Oh boy, no one has under-achieved as much as V-Mart this year. While not too many people expected him to repeat his career 2014 season, not too many people expected this much of a drop-off either. Some of his struggles can certainly be blamed due to his injury, but age might finally be catching up to him as he turns 37 next year.
Avila's previous three seasons had wOBA's of .327, .310 and .311, respectively, so it was reasonable to expect that he would be right around that mark again in 2015. Nope. As bad as the ZiPS and Steamer projections look, they are still about 45 points higher than his actual 2015 wOBA. Injuries, declining talent, dumb luck; whatever the reason, fans are already happy that James McCann will be the starting catcher in 2016.
Just about right:
Collins is all over the place. His walk rate is about half of what was expected, but his batting average is up. This results in a pretty accurate wOBA projection, which is why I chose to put him in this category. It's always hard to project a bench player who has bounced between Triple-A and MLB, but these projections were pretty accurate.
Again, for a backup, this is pretty remarkably accurate. Both ZiPS and Steamer were dead on in almost all three slash line stats as well as wOBA. The only real noticeable difference is that Romine has shown a little more home run power than what was expected.
Davis has struggled in the second half (.526 OPS), but Monday's two-homer game bumped him just above his preseason wOBA projections. If Davis continues to struggle, the difference might be more noticeable by the end of the season, but right now the expectation is pretty accurate. The big difference is the stolen bases; there is a chance he could reach his Steamer projection of 26, but 35 is a long-shot.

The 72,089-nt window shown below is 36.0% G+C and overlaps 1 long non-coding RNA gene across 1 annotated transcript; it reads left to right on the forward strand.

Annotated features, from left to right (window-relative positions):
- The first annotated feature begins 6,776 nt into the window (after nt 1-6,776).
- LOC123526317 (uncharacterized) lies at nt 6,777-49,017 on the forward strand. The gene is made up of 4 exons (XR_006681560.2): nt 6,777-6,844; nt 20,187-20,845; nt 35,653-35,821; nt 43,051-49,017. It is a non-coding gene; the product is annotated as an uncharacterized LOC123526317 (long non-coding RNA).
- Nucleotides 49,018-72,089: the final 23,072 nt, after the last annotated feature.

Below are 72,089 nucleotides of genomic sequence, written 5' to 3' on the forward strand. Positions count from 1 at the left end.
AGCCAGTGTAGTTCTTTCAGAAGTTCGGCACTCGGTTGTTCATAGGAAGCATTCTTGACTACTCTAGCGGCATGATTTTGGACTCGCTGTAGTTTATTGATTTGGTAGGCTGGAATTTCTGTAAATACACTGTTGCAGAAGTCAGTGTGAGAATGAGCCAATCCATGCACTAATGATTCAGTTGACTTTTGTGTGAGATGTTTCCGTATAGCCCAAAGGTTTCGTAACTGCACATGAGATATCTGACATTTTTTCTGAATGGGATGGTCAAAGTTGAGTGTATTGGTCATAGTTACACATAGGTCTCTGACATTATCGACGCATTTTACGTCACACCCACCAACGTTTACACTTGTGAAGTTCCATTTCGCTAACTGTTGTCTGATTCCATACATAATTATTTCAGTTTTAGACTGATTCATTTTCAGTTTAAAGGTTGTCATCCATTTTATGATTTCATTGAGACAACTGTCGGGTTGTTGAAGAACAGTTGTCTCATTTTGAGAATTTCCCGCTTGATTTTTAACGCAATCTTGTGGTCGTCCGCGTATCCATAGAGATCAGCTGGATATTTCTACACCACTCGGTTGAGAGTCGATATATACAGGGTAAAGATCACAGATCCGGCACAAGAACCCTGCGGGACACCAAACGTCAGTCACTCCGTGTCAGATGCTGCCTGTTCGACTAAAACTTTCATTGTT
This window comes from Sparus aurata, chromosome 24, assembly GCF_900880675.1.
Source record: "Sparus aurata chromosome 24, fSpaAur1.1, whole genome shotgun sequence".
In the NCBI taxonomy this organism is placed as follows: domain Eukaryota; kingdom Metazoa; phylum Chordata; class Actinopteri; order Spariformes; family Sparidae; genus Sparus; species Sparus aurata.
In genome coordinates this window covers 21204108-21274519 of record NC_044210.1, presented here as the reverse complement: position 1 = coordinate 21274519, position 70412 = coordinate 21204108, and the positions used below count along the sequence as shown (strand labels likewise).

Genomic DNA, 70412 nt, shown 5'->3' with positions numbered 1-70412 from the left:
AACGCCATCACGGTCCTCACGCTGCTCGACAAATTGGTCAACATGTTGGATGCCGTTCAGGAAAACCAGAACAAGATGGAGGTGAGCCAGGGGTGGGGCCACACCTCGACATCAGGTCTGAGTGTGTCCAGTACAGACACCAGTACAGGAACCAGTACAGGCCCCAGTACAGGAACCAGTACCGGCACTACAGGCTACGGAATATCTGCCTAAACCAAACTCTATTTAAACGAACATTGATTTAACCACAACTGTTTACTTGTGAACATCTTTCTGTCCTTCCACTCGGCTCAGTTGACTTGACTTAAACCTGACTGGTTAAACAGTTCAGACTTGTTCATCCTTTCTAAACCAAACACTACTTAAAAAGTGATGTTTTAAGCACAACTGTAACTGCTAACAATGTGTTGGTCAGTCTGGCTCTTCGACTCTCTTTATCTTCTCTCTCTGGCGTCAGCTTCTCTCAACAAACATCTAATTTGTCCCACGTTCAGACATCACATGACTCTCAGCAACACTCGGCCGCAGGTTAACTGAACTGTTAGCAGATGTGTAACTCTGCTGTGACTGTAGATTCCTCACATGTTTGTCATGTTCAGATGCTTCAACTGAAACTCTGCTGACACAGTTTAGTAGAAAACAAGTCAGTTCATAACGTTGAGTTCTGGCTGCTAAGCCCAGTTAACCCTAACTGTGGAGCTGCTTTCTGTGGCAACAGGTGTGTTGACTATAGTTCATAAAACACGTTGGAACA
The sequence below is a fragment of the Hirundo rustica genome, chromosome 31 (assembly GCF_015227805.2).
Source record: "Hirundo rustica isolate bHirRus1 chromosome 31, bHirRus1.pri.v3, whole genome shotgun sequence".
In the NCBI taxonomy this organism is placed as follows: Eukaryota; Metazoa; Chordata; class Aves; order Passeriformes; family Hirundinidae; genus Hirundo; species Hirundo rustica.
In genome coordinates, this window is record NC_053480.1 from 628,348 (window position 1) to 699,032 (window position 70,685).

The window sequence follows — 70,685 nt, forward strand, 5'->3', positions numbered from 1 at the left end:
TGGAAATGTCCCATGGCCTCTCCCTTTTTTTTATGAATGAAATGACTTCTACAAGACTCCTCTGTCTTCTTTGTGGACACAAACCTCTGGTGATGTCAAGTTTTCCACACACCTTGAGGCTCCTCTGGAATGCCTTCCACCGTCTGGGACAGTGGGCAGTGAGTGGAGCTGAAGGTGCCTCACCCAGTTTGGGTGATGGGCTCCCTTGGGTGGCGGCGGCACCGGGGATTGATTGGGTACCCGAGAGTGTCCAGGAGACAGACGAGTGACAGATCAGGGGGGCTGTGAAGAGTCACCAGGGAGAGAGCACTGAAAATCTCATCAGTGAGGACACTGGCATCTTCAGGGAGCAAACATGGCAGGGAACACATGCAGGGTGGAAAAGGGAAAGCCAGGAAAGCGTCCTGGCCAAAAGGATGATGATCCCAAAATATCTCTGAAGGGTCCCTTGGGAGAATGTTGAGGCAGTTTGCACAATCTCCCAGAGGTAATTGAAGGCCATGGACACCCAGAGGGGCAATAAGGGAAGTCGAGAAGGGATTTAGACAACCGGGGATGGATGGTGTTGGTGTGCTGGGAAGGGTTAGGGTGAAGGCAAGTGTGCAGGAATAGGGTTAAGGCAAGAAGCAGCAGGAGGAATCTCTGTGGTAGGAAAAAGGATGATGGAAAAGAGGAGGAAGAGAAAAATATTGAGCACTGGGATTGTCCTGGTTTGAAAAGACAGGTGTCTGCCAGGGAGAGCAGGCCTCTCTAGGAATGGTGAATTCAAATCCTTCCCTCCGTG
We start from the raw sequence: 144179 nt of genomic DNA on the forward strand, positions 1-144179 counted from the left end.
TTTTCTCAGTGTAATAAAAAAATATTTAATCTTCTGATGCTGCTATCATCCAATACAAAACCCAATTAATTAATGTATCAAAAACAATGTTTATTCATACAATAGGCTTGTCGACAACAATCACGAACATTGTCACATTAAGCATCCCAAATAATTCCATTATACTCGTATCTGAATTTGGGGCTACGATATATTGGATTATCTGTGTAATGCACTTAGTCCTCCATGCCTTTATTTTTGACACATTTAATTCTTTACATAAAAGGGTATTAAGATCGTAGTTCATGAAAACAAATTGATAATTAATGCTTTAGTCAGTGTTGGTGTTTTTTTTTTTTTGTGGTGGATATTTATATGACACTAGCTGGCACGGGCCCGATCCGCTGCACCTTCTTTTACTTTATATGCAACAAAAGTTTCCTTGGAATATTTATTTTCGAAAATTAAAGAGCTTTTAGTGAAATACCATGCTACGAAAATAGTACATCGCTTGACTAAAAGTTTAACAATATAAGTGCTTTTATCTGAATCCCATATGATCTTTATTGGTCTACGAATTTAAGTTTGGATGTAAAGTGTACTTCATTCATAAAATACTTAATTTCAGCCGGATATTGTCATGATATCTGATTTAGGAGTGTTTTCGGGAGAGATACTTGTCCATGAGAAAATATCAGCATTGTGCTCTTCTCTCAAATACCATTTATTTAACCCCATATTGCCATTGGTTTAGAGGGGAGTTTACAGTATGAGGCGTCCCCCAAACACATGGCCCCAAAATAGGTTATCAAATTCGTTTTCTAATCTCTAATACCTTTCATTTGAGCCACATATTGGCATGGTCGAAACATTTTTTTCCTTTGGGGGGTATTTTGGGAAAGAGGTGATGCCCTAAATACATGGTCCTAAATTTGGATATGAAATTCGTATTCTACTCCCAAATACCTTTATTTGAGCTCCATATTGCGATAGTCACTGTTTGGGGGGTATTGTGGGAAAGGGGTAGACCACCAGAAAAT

Anthony Gose seems like a disappointment because of his second half struggles (.282 batting average in the fist half; .203 batting average in the second half), but he didn't have much of a track record before this season. Average everything out and he's right where expectations were going into this season.
Castellanos is a hard player to categorize because his ZiPS and Steamer projections weren't in agreement. His Steamer projected wOBA is only six points off, but his ZiPS projection is 24 points higher than his current figure. Castellanos is on a second half surge (.850 OPS) and if he continues that with the next few weeks, he'll be closer to his ZiPS projection by season's end.
McCann is another player that is hard to categorize. The perception is that he has out-performed everyone's expectation, but really it's only in one stat -- slugging percentage. This has increased his wOBA by about 20 points higher than expectation, but he has been struggling (.265 slugging percentage since August 1). If you want to put him in the over-achieving category in the moment, I won't argue, but it is not by a wide margin.
In summary, the offense has performed about as expected. There are four over-achievers, only two under-achievers and the rest are just about where we expected them to be.
So how did your predictions turn out? Who were your surprises and who performed about as well as you thought they would?